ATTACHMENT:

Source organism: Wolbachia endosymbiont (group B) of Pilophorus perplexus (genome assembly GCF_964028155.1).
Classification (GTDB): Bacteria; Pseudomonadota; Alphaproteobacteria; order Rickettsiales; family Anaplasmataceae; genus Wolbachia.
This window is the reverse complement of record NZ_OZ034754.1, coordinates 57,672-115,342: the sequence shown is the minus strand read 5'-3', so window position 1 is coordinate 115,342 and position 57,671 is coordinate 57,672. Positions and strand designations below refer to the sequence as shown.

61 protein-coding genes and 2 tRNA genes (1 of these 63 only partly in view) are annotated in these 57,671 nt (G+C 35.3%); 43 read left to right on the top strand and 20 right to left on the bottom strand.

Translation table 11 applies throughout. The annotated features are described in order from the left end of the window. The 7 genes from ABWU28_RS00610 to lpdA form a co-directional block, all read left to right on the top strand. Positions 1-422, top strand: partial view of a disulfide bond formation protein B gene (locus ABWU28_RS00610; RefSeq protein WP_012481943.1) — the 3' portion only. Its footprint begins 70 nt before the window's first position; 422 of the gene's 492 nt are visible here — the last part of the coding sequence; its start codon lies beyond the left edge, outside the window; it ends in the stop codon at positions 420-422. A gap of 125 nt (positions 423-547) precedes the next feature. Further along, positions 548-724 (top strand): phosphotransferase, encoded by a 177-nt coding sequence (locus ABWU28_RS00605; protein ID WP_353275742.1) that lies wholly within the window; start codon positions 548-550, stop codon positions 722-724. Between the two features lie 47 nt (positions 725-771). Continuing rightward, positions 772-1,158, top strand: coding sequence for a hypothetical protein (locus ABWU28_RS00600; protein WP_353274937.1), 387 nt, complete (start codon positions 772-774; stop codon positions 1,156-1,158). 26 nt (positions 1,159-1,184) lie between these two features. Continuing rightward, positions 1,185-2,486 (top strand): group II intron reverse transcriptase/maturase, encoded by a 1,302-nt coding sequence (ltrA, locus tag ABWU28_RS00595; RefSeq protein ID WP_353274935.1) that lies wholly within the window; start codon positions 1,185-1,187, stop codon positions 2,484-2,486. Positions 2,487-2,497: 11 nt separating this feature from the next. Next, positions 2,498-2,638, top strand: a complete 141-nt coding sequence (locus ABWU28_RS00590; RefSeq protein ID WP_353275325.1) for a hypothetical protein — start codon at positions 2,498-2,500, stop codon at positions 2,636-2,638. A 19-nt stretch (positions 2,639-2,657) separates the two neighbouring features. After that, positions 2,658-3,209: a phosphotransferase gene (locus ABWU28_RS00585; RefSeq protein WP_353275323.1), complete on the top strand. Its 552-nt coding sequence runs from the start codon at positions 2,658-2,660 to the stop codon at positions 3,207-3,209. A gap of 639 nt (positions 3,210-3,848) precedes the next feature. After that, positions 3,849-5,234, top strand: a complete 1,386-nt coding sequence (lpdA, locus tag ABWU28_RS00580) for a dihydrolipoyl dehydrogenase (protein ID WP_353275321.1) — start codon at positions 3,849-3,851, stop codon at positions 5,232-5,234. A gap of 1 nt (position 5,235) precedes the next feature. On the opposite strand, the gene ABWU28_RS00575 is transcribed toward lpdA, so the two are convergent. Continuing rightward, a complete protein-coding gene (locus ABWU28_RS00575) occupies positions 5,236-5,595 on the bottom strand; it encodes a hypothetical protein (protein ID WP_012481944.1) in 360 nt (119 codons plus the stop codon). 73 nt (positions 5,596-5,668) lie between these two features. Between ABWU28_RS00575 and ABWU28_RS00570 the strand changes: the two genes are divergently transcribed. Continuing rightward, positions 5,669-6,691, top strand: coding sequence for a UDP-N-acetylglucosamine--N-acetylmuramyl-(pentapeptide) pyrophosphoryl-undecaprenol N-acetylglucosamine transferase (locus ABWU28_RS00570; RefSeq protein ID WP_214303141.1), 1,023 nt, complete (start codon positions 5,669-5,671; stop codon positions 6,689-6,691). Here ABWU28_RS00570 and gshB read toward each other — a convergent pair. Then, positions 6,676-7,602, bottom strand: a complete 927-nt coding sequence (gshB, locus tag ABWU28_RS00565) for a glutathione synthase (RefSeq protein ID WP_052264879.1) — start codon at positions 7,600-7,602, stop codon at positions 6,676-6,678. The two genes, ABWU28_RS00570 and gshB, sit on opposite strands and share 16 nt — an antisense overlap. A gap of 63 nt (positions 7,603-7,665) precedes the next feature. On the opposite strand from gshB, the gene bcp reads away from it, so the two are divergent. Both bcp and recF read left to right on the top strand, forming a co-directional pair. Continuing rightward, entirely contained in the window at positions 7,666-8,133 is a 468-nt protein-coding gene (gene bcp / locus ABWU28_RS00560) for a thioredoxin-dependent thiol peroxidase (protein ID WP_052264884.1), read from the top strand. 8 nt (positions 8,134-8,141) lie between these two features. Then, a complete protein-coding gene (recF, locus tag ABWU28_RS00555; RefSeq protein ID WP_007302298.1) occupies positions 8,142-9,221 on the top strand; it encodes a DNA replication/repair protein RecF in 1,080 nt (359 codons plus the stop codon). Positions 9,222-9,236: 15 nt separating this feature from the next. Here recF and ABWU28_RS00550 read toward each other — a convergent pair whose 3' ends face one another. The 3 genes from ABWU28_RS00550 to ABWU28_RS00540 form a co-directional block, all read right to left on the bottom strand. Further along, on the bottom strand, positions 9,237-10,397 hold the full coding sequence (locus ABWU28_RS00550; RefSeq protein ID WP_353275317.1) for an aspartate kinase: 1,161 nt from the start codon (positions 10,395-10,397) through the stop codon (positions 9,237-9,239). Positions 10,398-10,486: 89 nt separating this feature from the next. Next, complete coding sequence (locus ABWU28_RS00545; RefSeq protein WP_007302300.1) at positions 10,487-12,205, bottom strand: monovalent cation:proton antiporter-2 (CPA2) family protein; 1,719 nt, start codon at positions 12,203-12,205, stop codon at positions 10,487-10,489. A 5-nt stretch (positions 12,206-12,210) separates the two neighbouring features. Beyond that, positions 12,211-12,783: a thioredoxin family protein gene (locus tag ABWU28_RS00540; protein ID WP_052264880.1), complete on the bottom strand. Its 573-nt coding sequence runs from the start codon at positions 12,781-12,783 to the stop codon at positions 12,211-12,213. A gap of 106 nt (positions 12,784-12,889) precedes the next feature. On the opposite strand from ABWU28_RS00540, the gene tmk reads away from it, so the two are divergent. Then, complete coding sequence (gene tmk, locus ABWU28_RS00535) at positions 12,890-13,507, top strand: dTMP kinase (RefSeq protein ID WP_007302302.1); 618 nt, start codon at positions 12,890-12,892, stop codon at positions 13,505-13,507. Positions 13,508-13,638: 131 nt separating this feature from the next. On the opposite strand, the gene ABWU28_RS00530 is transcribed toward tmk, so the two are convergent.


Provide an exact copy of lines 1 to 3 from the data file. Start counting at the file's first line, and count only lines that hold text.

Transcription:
Source organism: Wolbachia endosymbiont (group B) of Pilophorus perplexus (genome assembly GCF_964028155.1).
Classification (GTDB): Bacteria; Pseudomonadota; Alphaproteobacteria; order Rickettsiales; family Anaplasmataceae; genus Wolbachia.
This window is the reverse complement of record NZ_OZ034754.1, coordinates 57,672-115,342: the sequence shown is the minus strand read 5'-3', so window position 1 is coordinate 115,342 and position 57,671 is coordinate 57,672. Positions and strand designations below refer to the sequence as shown.